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I have searched and searched but cannot find where the rules say only the last strike/hit which is non-lethal counts. Can you give me chapter and verse of where that idea/rule is presented in the game please?
well your wrong for 2e. "In most cases, Small or Medium creatures can wield a Large weapon, though it’s unwieldy, giving them the clumsy 1 condition, and the larger size is canceled by the difficulty of swinging the weapon, so it grants no special benefit. Large armor is simply too large for Small and Medium creatures." pg. 295 core which is why I don't understand titan mauler in 2e.
It's my understanding that the benefit for Giant Instinct Barbarians is that their rage provides greater damage (i.e. +6 vs. +2) while using the over-sized weapon
My question is does the weapon not gain a damage increase for being a large-sized variety of the base? From the rules in the equipment section of the CRB ("Increasing Die Size", pg. 279) it appears that there is a maximum damage type for any weapon, that being a d12.
I thought I had found an inconsistency because there are some giants in the MM1 (2nd Ed Bestiary - but MM1 resonates with my brain better - stick with me here - lol) whose large-sized weapon used 2d12 as opposed to the 1d12 but then I had to remember these pesky new-fangled "striking" runes do just that - they double the damage dice.
Does anyone have any information where the size increases to weapon damage actually goes above the d12?
Where is the best place to post errors in the product (like referenced page numbers in the 2E CRB being off)? I realize this is a published product but maybe an errata sheet or changes to the PDF to limit the confusion this might create.
Also, one of the monsters is referencing the PF Bestiary 6. Is this an error or should we have to have 1E books to run this AP?
I'm playing at being a necromancer today and do hereby resurrect this thread from the dead in order to ask the following questions:
1. What is the current [Aug 2018] state of using Realm Works/Hero Lab with the various VTTs out there?
2. Where does Paizo stand on selling content for Realm Works?
I ask these here because I just recently re-discovered my Realm Works program and am not up to speed on the most current developments
I forgot to answer your question,
The players will know about the inclusion of Mythic opportunities from the get-go and that they will be very difficult.
For the starting adventure, I plan on it being the very last thing they can do on the Shiv prior to being rescued - at least until after they defeat/drive off the BBEG. On the others, I feel in the latter 1/3 of the adventure is the appropriate place to put them.
I am thinking about slowing the leveling progression to the Advancement Track recommendation minus 1. This will keep the work of advancing critters to a minimum.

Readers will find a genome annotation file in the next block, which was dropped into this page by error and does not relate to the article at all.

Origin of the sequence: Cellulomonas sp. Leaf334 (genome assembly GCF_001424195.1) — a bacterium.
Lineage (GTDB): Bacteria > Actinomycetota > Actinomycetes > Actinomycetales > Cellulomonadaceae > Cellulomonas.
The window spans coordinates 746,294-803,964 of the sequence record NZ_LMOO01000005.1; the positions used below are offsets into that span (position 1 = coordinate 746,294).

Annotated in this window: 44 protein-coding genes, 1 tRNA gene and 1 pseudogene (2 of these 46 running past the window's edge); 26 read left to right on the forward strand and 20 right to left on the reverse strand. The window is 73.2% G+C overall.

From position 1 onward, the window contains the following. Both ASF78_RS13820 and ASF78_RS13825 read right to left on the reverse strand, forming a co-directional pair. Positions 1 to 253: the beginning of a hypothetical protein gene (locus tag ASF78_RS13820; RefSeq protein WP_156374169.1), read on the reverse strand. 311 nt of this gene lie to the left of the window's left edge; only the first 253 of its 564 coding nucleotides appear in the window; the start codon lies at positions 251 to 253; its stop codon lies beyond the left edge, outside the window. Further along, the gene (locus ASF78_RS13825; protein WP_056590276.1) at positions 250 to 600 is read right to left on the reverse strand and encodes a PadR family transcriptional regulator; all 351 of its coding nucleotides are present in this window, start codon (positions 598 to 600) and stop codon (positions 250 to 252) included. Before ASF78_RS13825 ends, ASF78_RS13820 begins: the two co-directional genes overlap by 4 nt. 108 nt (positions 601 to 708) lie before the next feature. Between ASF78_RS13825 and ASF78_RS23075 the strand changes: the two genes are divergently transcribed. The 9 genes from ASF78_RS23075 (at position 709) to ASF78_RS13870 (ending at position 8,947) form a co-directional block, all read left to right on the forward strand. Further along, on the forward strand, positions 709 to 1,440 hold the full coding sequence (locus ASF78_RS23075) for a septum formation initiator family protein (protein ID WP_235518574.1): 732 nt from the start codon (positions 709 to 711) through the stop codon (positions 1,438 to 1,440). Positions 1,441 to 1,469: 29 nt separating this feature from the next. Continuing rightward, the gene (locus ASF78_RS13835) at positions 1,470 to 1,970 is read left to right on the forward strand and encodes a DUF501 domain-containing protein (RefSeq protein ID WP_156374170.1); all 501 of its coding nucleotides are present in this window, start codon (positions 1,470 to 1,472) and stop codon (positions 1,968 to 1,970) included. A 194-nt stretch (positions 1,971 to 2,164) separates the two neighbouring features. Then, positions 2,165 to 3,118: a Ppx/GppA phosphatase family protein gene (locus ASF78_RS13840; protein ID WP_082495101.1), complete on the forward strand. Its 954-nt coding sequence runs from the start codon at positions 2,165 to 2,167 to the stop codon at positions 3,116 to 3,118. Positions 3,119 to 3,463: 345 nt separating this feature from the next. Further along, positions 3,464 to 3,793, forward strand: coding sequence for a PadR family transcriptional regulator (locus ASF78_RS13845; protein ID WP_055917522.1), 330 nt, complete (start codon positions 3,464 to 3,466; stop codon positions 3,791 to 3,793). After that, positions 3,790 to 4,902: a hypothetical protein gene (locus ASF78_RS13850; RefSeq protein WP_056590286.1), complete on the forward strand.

My hope is to have a challenge available for the group for each installment of the game with the headless god Ydersius being the final mythic challenge IF and only if the group pursue the mythic challenges of their own volition. I won't sit them in front of their path but I thought to use what ideas can come from this excellent and auspicious player base to make the discovery greater.
Thanks Tacticslion, I look forward to hearing back from you.
I do hereby Necro this posting for the sum reason of answering my questions. Do so to my satisfaction and you may return to your slumbers!
On the Topic of Mythic:
My players are intrigued with the Mythic Adventures which recently dropped and I am not inclined to hand them anything like the power of Mythic for which they have not worked. I was considering having the pictographs in the temple to Zura make references to an entombed champion of the serpent folk which they had plans to unearth and use in some pleasant debauchery, but the events of Earthfall made this plan null and void.
Fast-forward to present day Golarion and the PCs have a Mythic creature to earn their "wings" on by slaying it and taking its mythic power for themselves. I think the encounter should be hard and will warn them ahead of time that challenges like these will have to be searched out and will push them to prove their worthiness.
Do any of you have any thoughts about how best to make this event the most "mythical" it can be and any ideas about the "champion" itself? I had a Degenerate Serpent Folk in mind initially and now I am not 100% certain. I'll do the Advancement Track instead of XP so they'll be APL4 while I was interested in pushing a CR7+ or CR8 at them.
Thanks in advance...
Craig123, your math seems to be coming up pretty much right on, but some of the terms used are a little off. (You may ask why even bother bringing it up and the answer is: because some of these bonuses are specifically named and as a result do not always stack with another bonus of the same name)
So the longsword to hit modifier is indeed +5 and he rolls 1d6+3 damage should the roll be high enough to hit his enemy. Should he use the weapon in two hands, the damage becomes 1d6+4 because he gets his STR modifier x 1.5 (remember to round down when multiplying) as a damage bonus instead of +3.
The shortbow to hit modifier is +4 and he rolls 1d4 for damage. Should he begin using a composite shortbow, he could begin to take advantage of his higher Strength. Read the rules about Composite bows carefully because there are a few issues with having one and then getting your STR damaged or drained.
You do not normally add DEX bonuses to shortbow attacks.
Hope this helps,
What is your Average Party Level (APL)? How many critters of this CR are you dealing with? How many encounters are you having in a given game day?
All of these can be factors that make your games easier/harder.
Let's say your party of 4 are all level 10 so your APL is 10. If you have 1 or 2 encounters with a single CR10 monster each time, you probably will stomp through most encounters easily. If you start having 5-8 encounters of multiple monsters that equal out to a CR10 encounter, you will find that the latter 2-4 are very tough because you have used up much of your resources for the day.